Singapore’s parliament discusses proposals for fundamental changes to its elected presidency next week. The arrangements on the table have received criticism, but are crafted to fundamentally protect representation by all racial minorities and support the country’s proud history of multiculturalism.
By Holly Reeves
In August 2017 Singaporeans will cast their votes for a new president. The winner will serve as head of state, not the head of the government, so this is not an election with the weight of Trump versus Clinton. However, it comes in the wake of a political development that threatened to turn the country’s politics upside down for the first time in 60 years.
Year after year and term after term since 1959, the island nation has been governed by the People’s Action Party (PAP), a centre-right party in the tradition of Lee Kuan Yew. In both parliamentary and presidential votes, their candidates have been a shoo-in for whatever office they are standing for. Then, in the last vote in 2011, something unusual happened. The government’s preferred candidate for president, Tony Tan, won the vote with just a 0.34% margin.
Fast forward to today and the PAP government is talking about important changes to the presidential election system that reflect the people’s recent calls for greater transparency. In a paper that is due for discussion by parliament after it opens on 7 November, the administration is putting forward far-reaching and progressive reforms that will ensure Singapore’s proud history of racial diversity is sustained. Most specifically, the next president should be specifically selected from an underrepresented racial minority if that group had not held the role in the five previous consecutive terms.
Although the terms of the paper clearly promote Singaporean values some critics have called into question their timing. Prime Minister Lee Hsien Loong hit back at these comments saying “Problems with individuals we can possibly have, but individuals grow old, individuals come and go. We are looking at changes which are for the long term… How am I going to make sure I’ve got capable people to be the President and how am I going to make sure that I have multiracial representation in the presidency over the long term?”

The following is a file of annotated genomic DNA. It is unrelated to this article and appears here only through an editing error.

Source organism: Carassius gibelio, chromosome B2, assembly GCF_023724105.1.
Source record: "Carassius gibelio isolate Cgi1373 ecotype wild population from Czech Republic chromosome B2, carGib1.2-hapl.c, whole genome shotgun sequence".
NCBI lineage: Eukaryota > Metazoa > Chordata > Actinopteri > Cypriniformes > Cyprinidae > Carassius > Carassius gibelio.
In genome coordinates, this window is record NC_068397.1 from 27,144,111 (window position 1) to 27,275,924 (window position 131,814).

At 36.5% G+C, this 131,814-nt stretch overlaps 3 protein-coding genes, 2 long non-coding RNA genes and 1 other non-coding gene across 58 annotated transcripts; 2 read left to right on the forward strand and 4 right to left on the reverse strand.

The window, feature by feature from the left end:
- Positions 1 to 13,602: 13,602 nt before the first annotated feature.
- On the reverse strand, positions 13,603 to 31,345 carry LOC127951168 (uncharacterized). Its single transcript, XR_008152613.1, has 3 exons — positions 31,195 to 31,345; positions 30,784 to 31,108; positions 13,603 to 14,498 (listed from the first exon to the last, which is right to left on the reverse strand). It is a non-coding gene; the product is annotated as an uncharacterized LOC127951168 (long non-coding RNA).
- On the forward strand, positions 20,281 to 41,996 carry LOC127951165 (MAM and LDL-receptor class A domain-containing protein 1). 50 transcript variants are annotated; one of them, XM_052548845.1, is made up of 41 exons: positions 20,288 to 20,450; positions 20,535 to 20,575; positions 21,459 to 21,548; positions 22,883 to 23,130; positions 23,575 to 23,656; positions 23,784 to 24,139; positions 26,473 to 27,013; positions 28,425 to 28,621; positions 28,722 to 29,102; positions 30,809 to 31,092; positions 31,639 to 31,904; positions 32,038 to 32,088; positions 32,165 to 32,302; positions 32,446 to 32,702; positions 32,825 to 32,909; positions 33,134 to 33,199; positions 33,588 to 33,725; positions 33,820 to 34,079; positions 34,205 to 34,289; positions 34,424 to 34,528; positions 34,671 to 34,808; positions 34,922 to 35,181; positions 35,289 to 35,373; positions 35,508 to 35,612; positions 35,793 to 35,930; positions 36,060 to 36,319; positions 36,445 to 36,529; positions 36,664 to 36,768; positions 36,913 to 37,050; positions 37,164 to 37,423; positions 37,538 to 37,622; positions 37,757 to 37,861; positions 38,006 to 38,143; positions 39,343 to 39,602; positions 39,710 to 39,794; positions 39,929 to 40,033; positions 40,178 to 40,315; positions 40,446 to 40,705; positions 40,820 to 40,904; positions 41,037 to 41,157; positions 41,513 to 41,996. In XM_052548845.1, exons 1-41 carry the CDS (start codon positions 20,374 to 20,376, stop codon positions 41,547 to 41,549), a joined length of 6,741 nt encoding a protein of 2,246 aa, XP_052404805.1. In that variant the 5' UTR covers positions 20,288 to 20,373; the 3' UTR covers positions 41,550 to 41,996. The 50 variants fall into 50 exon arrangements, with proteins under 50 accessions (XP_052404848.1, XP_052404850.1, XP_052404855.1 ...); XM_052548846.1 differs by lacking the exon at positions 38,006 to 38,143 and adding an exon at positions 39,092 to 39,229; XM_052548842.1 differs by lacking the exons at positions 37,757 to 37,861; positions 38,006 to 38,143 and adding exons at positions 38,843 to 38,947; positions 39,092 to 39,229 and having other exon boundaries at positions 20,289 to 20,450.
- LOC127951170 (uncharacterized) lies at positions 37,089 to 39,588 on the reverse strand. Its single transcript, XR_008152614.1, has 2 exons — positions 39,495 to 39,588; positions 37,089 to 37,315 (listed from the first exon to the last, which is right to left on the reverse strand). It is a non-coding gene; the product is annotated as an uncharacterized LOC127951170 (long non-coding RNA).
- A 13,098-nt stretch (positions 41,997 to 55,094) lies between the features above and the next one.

On the other side, the opposition Singapore Democratic Party dismissed the proposal out of hand. “Only the very naive will fail to see the move for what it is – to ensure that the PAP’s candidate ascends to the office. The elected Presidency scheme degenerates into a deeper and bigger political farce.” But is this the view of the people?
The big sell behind the new proposal is that it guarantees the selection of a candidate from a specific racial minority if that group had not been represented in the five previous consecutive terms. There are also higher expectations of persons coming in from the private sector, rather than politics or the judiciary – they must have been a senior executive in a company with at least S$500 million (US$367 million) in shareholders’ equity. This narrows the pool of potential candidates to within the low thousands, or probably even hundreds. Other changes increase the number of presidential advisors and tighten the powers the president themselves can use.
And while opposition groups are stirring the pot, some question if the elected presidency reforms are meant to quell the threat of other candidates. The PAP leader Prime Minister Lee insists this is not the case saying, “I cannot guarantee that nobody who is going to be difficult will become President. It is not possible because … wherever you cut off, there will be somebody, even a former minister or a former judge or somebody who may have run a very big company may have his views and may clash with the Government.”
Instead, it is better to look at the proposals in a wider view. Regardless of the forward and back of party politics, 60% of Singaporeans say they support the move to diversify racial representation. And the government agrees; according to Home Office Minister Mr. Shanmugam, this is “an area the Government believes is the right thing to do, (so) we have to convince people.”
The best possible system
In this context, you can read the 2011 presidential vote as a call that demanded to be answered. As such, the new proposals not only support Singapore’s long history of promoting and encouraging multiculturalism, but respond to growing calls for greater transparency. According to Prime Minister Lee, “we must try our best to design our system so that it works with a best chance of success, and yet also know that however hard you design the system, no system will guarantee that it will sure work and it can go wrong.”
Indeed it should be this point that sits at the heart of presidential reforms. Racial diversity is important, but even more so is the need to continue the country’s record of inclusivity and decency. In the words of Lee himself the overall goal is to have, “good people, honourable, capable, committed in politics, standing in public office. It’s not a guarantee, but it’s the ideal we have to aim for.” The PAP should be commended for the work being done on the new arrangements; they are listening to the people. The opposition may do well to do the same.